Followup for Food Packaging Grammar

Let’s talk more about my post Food Packaging Grammar Error. Summarizing the post, I commented on frozen microwave meal instructions stating “peel film back enough to stir, replace film and cook […]”. I pointed out that it doesn’t say to stir. The steps are to peel, replace and cook. “enough to stir” is a modifier that tells you how far to peel back. I used grammar trees to show the sentence structure. I thought it was a good example of a pretty basic writing error.

I asked people to spot the error, which can result in a Guessing the Teacher's Password mindset, which wasn’t my goal. My goal was to get people to think about the sentence themselves instead of just passively read my post. It can also be hard to know what sort of error to look for when prompted, which can throw people off. And the sentence is grammatically valid, so someone looking specifically for a “grammar” error might miss the conflict between the literal-grammatical meaning and the intended meaning.

I use the term “grammar” pretty broadly to cover any kind of wording issue that grammar analysis and trees can help with. If someone reads it as saying to stir, then grammar analysis can help them see that the literal meaning is actually different.

I don’t think you need to always see errors like this when reading meal instructions. It’s fine to skim or not pay much attention when reading simple, unimportant things. I expected people to read the whole sentence and pay attention because I quoted it in my philosophy article, which is a different context where details matter more.

If you can turn your subconscious attention to detail up or down based on context, that’s great. If you skim in appropriate contexts, that’s great too. Your goal shouldn’t be to find all the grammar errors in the world.

A better goal is to avoid making reading or writing errors like this in contexts where they are important, such as when debating or writing essays. And it’s preferable to avoid these errors primarily subconsciously so that you can consciously focus on more advanced issues. When debating or trying to analyze complex concepts, you should have your subconscious on high alert for errors. And you should read what your debating partner says instead of skimming it.

Put another way, finding this kind of error should hopefully be easy for you (if you want to do intellectual activities). It should be pretty intuitive. It shouldn’t be hard, confusing, or require careful conscious analysis. You shouldn’t need to make a grammar tree (or see mine) to understand the error clearly. Or after the issue is pointed out, you shouldn’t be wondering “Are you sure it didn’t say to stir?” You should confidently know how lists and modifiers work. If you have a harder time with this stuff, then you need to improve your skills. Difficulty with this will cause problems when you try to debate or to study complex concepts.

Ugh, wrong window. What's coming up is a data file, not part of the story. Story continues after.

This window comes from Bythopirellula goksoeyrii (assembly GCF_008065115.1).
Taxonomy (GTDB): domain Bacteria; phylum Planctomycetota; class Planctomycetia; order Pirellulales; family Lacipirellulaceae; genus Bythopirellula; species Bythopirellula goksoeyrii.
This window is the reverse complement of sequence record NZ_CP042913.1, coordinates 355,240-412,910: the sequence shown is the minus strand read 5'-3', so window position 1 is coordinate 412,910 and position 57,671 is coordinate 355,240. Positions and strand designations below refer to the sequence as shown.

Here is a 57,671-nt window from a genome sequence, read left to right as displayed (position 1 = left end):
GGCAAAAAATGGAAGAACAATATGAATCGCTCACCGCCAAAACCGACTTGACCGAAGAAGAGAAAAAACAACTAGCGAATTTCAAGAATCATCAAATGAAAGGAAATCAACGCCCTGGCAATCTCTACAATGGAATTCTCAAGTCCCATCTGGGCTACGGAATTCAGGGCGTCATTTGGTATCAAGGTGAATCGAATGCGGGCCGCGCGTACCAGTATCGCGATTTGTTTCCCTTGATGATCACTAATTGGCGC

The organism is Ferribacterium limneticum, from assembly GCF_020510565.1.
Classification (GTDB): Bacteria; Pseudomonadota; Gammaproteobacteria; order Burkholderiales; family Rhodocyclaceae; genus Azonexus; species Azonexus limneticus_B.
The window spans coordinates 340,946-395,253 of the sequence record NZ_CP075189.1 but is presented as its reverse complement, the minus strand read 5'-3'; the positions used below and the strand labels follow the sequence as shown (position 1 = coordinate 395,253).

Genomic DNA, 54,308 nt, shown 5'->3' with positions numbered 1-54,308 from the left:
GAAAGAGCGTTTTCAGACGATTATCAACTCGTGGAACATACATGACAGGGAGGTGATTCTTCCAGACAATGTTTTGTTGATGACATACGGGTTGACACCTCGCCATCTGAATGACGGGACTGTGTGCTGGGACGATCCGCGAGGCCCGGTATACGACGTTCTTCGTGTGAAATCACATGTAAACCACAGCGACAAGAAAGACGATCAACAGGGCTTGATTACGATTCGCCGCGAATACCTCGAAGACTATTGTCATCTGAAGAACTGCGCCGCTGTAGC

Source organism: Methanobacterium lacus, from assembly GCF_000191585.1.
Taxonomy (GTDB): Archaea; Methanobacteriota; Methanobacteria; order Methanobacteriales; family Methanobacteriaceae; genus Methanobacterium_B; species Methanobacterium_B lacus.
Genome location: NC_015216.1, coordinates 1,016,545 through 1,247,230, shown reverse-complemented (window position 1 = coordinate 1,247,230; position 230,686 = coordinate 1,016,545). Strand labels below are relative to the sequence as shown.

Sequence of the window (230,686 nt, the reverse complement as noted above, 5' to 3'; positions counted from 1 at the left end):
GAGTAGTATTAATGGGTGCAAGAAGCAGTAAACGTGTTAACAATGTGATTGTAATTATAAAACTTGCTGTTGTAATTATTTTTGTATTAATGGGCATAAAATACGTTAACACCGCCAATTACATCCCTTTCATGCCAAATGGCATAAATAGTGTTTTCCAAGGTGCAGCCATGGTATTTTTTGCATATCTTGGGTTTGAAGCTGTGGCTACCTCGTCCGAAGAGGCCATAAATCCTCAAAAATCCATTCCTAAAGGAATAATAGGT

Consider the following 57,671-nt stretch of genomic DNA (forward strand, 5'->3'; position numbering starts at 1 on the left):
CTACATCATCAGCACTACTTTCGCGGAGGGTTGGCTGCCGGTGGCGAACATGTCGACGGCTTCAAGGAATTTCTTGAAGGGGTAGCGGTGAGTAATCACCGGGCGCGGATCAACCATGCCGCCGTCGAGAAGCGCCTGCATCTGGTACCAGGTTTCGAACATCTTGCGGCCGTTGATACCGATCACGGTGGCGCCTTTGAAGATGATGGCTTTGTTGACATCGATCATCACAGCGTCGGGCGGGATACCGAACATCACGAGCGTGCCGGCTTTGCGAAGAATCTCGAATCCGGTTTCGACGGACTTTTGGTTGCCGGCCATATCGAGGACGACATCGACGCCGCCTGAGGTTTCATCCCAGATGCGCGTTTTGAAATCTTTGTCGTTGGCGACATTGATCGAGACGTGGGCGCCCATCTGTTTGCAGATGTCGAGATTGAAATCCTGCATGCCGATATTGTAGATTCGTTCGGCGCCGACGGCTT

And, in general, you should not read by finding some important-looking chunks, then guessing their relationships and the overall meaning. You can skim that way, but your actual reading should use more information from the words themselves and less guessing (and your subconscious should be good at it). You should read the relationships between chunks that the text specifies instead of just extracting isolated chunks from the text then guessing the rest.

Also, it’s not always bad to make grammar errors. I might say “I’m going to the park if you want to come.” But I don’t mean that I’m not going to go if my friend doesn’t come. My going isn’t conditional on him wanting to come or coming. I mean that I’m going to the park and I’m telling him in case he wants to come with me. You should avoid a wording like that in a serious debate or while attempting to analyze complicated philosophy issues, but it’s fine in a casual context with someone you don’t think will be confused. (Some common grammar errors are easy to avoid, so they should be avoided. But others are more of a hassle to avoid, so in casual contexts avoiding them isn’t worth the effort.)

My comments about whispers were about an anecdote. I don’t have clear, detailed memories for most of my childhood. I included that aside because I thought it was illustrative and had ideas worth bringing up for people to think about. But you shouldn’t treat it like scientific evidence or a known fact about how the world works. And there were certainly other factors involved, e.g. I believe my lip reading skill was below average.

The authors of the food packaging might have been aware of the error. They could have written it this way on purpose because they think customers prefer it. They might have wanted to keep it shorter and avoid using the word “stir” twice, which could confuse people. E.g. if they wrote “peel film back enough to stir, then stir”, some people wouldn’t understand why it said “stir” twice. If it said “peel film back, then stir” or “peel film back minimally, then stir” those could both be confusing, too, because they don’t give clear directions about how far back to peel the film.

I liked my point that English words or chunks only have one job. Setting all the other issues aside, “stir” can’t be both an action and a modifier; it can only do one thing. This is obvious in some sense. People take it for granted to the point that it isn’t taught as a grammar rule in school. But while everyone follows it most of the time, errors happen too. Knowing it as an explicit principle may help. It can be hard to identify habits of thought that no one talks about, so I’m glad to have found one.